For Mark Roberts’ Use: In 2011, the Federal Trade Commission ( received nearly one million complaints of fraud from consumers. As the FTC scrambles to educate consumers about potential fraudulent schemes, con artists simply switch their tactics and come up with new, increasingly creative ways to swindle people out of their hard-earned money. Unfortunately, many scams seem to target the elderly, who are often less familiar with the dark side of the internet.

While new fraudulent schemes emerge almost daily, the following are some common scams which are causing problems at present time:


  • Cutting your credit card rate or fees. This scam can appear innocent enough, as a caller or online ad offers to help consumers lower their interest rates or avoid expensive card fees. People are generally more on guard when being directly asked to purchase something, but this scam seems like an offer to help the household budget. Unfortunately, in order to “help” the consumer secure a lower rate, they must first fill out a fake application – complete with information such as Social Security numbers.
  • You’ve won a gift! This scam may usually involves a phone call. Everyone likes winning something, so it’s easy to fall for a scam like this one. The recipient of the “gift” is asked to come to store to retrieve their prize – leaving the home empty and available for burglars.
  • Online auction scams. The latest internet auction scam involves an advertisement depicting alluringly low prices on popular items such as electronics. In order to participate in the auction, the customer is asked to enter their cell phone number. However, this is actually a tactic called “cramming”, in which cell phone customers are tricked into subscribing to a text message service for a monthly fee which the scammer hopes will not be noticed on the next billing cycle.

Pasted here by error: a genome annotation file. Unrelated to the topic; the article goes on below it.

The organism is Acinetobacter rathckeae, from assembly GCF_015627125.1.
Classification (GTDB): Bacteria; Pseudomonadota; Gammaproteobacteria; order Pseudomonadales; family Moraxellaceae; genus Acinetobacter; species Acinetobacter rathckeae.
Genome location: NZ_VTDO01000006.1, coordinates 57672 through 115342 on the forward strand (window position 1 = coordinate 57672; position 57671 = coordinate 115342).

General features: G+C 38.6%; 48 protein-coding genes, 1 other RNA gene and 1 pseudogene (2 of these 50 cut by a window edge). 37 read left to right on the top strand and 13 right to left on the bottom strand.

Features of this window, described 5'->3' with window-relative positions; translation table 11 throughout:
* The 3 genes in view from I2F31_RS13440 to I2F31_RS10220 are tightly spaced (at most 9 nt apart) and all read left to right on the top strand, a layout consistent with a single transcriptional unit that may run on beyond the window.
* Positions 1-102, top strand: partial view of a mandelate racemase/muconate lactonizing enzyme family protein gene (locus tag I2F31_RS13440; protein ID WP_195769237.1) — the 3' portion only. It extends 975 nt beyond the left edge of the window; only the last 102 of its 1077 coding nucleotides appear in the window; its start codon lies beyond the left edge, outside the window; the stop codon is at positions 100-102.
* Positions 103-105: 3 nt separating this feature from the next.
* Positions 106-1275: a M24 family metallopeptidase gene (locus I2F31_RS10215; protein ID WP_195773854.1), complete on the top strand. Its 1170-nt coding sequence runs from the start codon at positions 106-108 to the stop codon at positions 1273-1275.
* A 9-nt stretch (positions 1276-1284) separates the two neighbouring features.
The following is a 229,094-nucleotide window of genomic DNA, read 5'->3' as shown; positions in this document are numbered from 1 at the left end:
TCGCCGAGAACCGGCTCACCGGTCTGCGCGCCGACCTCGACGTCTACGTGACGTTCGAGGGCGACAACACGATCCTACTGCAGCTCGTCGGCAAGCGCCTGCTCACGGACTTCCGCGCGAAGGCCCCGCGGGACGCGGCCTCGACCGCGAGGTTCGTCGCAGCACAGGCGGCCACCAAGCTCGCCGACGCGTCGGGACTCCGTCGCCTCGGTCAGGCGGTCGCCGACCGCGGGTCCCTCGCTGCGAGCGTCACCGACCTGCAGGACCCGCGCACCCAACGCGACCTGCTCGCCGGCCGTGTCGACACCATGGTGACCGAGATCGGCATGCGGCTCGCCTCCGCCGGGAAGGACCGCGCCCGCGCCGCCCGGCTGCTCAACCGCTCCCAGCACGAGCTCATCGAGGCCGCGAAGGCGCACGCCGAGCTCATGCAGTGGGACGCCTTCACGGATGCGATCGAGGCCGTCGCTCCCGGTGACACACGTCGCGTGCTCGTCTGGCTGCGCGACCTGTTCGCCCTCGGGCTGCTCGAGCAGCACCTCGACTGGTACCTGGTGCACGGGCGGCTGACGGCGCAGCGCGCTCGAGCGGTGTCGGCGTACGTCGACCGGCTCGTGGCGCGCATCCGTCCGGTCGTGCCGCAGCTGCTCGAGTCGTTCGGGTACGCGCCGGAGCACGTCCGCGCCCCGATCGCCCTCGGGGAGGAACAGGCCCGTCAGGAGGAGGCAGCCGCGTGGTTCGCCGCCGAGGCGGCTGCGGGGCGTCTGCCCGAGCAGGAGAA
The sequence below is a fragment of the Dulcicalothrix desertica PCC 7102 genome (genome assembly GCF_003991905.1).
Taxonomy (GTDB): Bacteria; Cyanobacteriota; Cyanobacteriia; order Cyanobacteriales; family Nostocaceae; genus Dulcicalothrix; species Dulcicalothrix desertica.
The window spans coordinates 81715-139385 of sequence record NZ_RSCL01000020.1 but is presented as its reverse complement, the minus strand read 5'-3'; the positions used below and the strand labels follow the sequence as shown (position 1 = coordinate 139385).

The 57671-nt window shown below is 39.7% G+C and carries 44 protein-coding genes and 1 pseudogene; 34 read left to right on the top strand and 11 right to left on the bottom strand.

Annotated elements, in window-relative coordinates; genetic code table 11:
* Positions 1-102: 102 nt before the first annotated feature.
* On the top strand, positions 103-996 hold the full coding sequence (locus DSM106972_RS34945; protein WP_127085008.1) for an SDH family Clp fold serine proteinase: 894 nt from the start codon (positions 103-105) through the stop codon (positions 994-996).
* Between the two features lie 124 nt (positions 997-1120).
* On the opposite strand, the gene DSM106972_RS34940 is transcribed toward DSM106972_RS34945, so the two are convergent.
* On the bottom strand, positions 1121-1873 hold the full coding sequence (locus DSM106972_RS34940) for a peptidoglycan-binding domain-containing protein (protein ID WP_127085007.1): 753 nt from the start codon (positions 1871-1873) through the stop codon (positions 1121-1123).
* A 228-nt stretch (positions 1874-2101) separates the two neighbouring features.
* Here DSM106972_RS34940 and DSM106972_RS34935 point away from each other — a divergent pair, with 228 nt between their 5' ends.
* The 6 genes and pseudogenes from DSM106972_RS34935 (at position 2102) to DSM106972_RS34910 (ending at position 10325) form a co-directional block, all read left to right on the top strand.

• Double your retirement savings! Retirees are often targeted with promises of a more luxurious lifestyle in the golden years, only to be devastated by the loss of their entire retirement fund. They should always remember that if something sounds too good to be true, it probably is. Sticking with a trusted, licensed financial advisor who helps clients safely grow a nest egg is always preferable to questionable investment schemes which make lofty promises.